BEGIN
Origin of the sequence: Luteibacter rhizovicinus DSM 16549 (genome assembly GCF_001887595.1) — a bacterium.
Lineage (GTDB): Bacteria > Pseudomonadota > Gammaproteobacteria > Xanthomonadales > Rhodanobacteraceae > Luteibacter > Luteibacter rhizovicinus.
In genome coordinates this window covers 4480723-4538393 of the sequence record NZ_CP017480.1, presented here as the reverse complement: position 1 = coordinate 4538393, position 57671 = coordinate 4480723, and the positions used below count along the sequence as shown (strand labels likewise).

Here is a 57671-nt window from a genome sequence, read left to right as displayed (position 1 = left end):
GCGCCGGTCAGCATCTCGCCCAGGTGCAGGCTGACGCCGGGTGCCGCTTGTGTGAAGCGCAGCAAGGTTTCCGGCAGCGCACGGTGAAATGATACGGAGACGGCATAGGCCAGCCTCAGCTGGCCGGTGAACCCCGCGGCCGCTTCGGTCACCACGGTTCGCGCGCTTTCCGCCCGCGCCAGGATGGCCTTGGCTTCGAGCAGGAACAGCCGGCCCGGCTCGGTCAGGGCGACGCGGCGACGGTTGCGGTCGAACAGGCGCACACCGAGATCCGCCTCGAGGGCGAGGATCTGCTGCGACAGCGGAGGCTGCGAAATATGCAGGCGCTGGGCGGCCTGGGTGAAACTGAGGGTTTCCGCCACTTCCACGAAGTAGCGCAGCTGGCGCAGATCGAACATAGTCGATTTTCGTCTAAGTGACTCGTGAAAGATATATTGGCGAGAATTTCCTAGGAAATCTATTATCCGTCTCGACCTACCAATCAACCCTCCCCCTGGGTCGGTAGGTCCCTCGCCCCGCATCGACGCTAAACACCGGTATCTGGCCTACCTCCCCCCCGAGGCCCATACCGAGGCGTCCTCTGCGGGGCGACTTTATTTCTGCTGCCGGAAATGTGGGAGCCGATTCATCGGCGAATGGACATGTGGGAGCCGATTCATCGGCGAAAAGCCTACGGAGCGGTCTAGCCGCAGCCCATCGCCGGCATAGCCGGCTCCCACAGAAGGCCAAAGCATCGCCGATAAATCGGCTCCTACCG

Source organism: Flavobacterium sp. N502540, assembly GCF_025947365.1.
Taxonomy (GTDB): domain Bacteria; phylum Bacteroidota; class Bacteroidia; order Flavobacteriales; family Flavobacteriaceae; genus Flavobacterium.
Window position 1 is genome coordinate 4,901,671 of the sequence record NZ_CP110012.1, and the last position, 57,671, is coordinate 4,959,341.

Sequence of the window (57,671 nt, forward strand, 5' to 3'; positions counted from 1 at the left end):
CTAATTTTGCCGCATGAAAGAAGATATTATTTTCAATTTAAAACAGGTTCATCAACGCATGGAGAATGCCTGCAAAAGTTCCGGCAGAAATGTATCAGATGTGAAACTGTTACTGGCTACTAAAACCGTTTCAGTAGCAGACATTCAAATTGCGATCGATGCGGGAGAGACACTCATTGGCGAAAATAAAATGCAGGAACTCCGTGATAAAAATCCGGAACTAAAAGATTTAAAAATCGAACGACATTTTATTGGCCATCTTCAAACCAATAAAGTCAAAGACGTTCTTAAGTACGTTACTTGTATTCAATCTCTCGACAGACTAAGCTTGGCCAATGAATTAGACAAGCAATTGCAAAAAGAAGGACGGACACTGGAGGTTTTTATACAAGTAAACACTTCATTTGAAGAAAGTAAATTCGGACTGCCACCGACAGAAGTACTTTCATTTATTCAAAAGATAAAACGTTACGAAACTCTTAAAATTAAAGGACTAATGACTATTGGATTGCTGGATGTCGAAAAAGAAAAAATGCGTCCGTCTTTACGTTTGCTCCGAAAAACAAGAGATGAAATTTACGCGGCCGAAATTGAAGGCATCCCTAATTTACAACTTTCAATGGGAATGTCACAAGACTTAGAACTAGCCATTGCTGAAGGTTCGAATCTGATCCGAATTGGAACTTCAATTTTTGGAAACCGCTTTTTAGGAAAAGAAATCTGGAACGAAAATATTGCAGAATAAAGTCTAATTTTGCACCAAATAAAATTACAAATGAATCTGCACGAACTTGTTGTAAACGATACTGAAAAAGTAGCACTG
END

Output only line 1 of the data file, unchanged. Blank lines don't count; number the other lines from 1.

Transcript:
Origin of the sequence: Luteibacter rhizovicinus DSM 16549 (genome assembly GCF_001887595.1) — a bacterium.